Emerald Starling (Coccycolius iris – BirdLife species factsheet) is currently classified as Data Deficient due to a prior lack of knowledge on its ecology, movements and population size.
C. iris is known from west and south-east Guinea, Sierra Leone and west-central Côte d’Ivoire. It is found in orchard bush and wooded and open savanna, where it keeps to the tops of tall trees, often using dead trees for perches (Hall and Moreau 1970, P. Robertson verbally 1998). It is considered to be localised and generally scarce (Butchart 2007), although large flocks are sometimes recorded (Demey 2003). The population size of this species has not previously been quantified. The population trend is unknown, although habitat modification and capture for the wild bird trade have been considered to be potential threats.
A recent study by G. Buchanan (in prep) has provided new information on the range and status of C. iris. Between 2012 and 2014, surveys were carried out in Sierra Leone and Guinea and the results were used to model the species’s distribution and estimate population size. The results of this study predict that the range of C. iris is smaller in the west, but potentially more extensive in the east, than was previously known. The potential distribution was estimated at 78,500km2 or 121,500 km2, depending on the threshold used by the model to determine suitable habitat. The population density was found to be 5.13 birds per km2. Based on these figures for the predicted distribution and population density, the total population of C. iris was estimated to be 623,295 or, more conservatively, 402,705 individuals.
Population trends of C. iris remain unknown. Habitat modification such as large-scale woodland clearance for open-cast mining and agriculture remains a potential threat. Exploitation of Lake Sonfon in Sierra Leone is thought to pose a particular threat as this area is an important site for the species. The impact of capture for trade is still unknown.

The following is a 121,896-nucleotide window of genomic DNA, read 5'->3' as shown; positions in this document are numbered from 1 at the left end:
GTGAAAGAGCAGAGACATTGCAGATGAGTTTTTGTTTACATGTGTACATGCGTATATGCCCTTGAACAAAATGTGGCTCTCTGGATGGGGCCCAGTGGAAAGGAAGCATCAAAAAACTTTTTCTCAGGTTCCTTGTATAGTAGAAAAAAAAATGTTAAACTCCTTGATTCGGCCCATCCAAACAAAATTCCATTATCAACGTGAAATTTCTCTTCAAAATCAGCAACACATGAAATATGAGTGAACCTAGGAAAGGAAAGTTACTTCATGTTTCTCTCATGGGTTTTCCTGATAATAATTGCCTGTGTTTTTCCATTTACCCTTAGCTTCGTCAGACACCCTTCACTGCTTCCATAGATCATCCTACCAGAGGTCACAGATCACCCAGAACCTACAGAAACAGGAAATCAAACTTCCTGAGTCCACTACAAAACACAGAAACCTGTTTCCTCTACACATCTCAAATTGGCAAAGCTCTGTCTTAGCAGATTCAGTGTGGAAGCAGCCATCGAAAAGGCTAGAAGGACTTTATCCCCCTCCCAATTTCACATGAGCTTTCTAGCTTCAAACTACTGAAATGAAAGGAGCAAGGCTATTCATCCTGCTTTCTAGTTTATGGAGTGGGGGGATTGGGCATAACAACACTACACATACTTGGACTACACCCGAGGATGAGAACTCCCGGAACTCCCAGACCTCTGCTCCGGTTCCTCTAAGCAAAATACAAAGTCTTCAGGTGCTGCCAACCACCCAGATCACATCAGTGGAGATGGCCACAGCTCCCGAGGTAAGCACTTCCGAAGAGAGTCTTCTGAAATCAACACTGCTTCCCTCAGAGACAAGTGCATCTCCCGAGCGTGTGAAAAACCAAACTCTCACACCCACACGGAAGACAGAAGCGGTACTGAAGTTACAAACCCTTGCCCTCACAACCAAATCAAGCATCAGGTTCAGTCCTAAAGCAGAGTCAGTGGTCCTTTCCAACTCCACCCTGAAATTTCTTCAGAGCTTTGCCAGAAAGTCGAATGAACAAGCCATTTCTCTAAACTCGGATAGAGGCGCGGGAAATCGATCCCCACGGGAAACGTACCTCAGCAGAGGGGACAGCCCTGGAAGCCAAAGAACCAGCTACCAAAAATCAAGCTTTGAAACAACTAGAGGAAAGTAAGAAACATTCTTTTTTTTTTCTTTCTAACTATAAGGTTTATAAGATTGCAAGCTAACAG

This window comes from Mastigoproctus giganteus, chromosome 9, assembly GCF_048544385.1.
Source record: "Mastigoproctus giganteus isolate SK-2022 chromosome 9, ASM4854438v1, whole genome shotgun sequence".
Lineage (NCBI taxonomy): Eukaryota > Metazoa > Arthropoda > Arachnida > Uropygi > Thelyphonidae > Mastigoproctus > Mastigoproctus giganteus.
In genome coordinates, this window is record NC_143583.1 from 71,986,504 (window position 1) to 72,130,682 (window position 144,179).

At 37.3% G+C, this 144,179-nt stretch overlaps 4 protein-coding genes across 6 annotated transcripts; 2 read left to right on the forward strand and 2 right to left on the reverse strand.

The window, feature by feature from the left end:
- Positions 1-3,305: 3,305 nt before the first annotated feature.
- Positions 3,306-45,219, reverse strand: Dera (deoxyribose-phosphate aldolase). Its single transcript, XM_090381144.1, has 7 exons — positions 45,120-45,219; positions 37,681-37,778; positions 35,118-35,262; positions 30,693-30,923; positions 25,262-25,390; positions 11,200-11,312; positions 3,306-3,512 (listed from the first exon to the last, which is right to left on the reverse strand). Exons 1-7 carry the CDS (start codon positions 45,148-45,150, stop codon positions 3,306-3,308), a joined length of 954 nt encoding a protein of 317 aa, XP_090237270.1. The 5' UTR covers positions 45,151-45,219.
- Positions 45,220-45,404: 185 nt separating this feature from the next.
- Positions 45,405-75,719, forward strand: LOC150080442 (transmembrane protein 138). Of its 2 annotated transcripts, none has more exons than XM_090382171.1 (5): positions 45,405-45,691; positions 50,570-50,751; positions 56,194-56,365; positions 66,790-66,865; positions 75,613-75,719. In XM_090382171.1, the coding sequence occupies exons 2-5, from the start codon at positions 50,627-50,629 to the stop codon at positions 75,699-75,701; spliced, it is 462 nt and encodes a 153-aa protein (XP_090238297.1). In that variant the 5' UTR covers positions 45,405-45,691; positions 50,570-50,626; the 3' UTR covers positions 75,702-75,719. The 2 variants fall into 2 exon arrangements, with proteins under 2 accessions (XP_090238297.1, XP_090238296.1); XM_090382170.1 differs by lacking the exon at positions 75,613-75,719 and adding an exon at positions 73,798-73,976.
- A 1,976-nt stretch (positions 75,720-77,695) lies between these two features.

The results of the new study indicate that C. iris has a very large range, and hence does not approach the thresholds for Vulnerable under the range size criterion. The estimated population size is very large, and hence does not approach the thresholds for Vulnerable under population size criteria. The population trend is difficult to determine because of uncertainty over the impacts of habitat modification and trapping on population sizes, but rapid declines are probably unlikely. It is therefore proposed that C. iris is listed as Least Concern.
Additional information and comments on this proposal are welcomed.
Butchart, S.H.M. 2007. Emerald (Iris Glossy) Starling Coccycolius iris. Bulletin of the African Bird Club 14(2): 148.
Buchanan, G. in preparation. Re-assessing the Red-List status of the Data-Deficient Emerald starling Coccycolius iris. RSPB report.
Demey, R. 2003. Recent reports. Bulletin of the African Bird Club 10(2): 129-141.
Hall, B.P. & Moreau, R.E. 1970. An atlas of speciation in African passerine birds. British Museum (Natural History), London.